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Posts Tagged ‘Richmond’

…On A Few Other Places to Eat in Richmond.

Posted by Steve on November 1, 2008

I left out a few places in the prior post about where to eat in (primarily downtown) Richmond. Oops.

First, I advise against eating at the Capital Alehouse around 7th and Cary or 6th and Main. When I ate there, my co-diner got sick from her scallops and I got a “jerk” chicken that was sweet and not spicy. Let’s be clear about this: jerked food is supposed to be hot-spicy and savory, not sweet. It’s made with a variation of the habaƱero pepper. You can call your food jerk chicken, but if it ain’t hot, it ain’t jerk.

On the other hand, I highly endorse drinking beer there. They don’t make any of their own, as best I can tell, but they had an amazing list of available beers on tap, and an even wider variety available bottled. I’d take my dad there, and beer snob that he is he’d love it, but I’d bring him there for drinking only, not for eating.

A place that does make their own beer, and a mighty fine beer, is Legend at 7th and Perry off of Commerce in South Richmond, whose beers are available throughout Virginia. Many varieties are only available at the brewery, though, which conveniently has an attached restaurant with good German fare, although sadly they’d run out of sauerbraten the last time I was there. Seriously good beer (I’ve had several varieties), good beer-food, and if you sit outside a killer view of the skyline across the James.

Also south of the James is O’Toole’s on Forest Hill. Best ribs I’ve had since the last time I was at my parents’ place and dad made ribs, which was a couple years ago.

Back to downtown, some will tell you that Perly’s on Grace between 1st and 2nd is a great sandwich shop, but I’m honestly not the biggest fan. I honestly prefer the sandwiches at the Padow’s on the Broad side of City Hall, especially the Commonwealth Club. At Perly’s, I find too many of the sandwiches contain a salami that just overwhelms the palate and blocks all the other flavors in the sandwich.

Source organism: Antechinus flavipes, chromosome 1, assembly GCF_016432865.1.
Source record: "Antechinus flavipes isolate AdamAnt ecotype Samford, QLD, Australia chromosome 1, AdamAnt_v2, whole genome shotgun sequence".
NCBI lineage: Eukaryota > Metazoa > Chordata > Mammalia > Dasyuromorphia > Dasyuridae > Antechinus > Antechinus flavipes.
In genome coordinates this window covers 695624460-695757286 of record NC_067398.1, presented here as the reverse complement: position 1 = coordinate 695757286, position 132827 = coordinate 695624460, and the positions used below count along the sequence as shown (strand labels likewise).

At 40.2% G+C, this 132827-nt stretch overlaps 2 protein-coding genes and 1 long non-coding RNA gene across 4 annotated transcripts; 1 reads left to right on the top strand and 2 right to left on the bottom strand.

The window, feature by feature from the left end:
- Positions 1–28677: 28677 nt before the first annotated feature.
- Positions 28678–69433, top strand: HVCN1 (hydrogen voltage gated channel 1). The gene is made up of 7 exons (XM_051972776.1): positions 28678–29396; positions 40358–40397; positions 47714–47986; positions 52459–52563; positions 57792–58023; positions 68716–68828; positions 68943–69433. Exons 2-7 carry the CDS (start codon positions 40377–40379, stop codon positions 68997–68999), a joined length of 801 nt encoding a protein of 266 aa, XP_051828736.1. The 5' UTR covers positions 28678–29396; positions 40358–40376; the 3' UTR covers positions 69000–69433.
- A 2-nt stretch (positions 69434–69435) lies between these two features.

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…On Eating in Richmond.

Posted by Steve on October 31, 2008

Over the past year, I’ve spent more time in (primarily downtown) Richmond, Virginia, than in any other city besides the one where I live. Considerably more time – actually, starting to approach a month. Yeah. Lots of time in Richmond.

Richmond’s a charming little city, and I wouldn’t mind moving there (though it isn’t my first choice of where to move. That’s moving back to Minneapolis). The Fan is a wonderful neighborhood (or conglomerate of neighborhoods?), with VCU giving it a great college-town aspect, and it’s also old enough that there’s still actual gas-lamp streetlights. I kid you not – I was walking along Meadow between Park and Stewart, and I smelled the gas, then looked closer at the streetlight, and I could see the filaments burning. Very cool. The city’s age also shows in the architecture of such buildings as The Jefferson Hotel, Main Street Station, and the Old City Hall. Downtown Richmond’s pretty hilly, by the way. I think that’s because it’s on the banks of the (surprisingly flood-prone) James River – which gives some very scenic natural areas.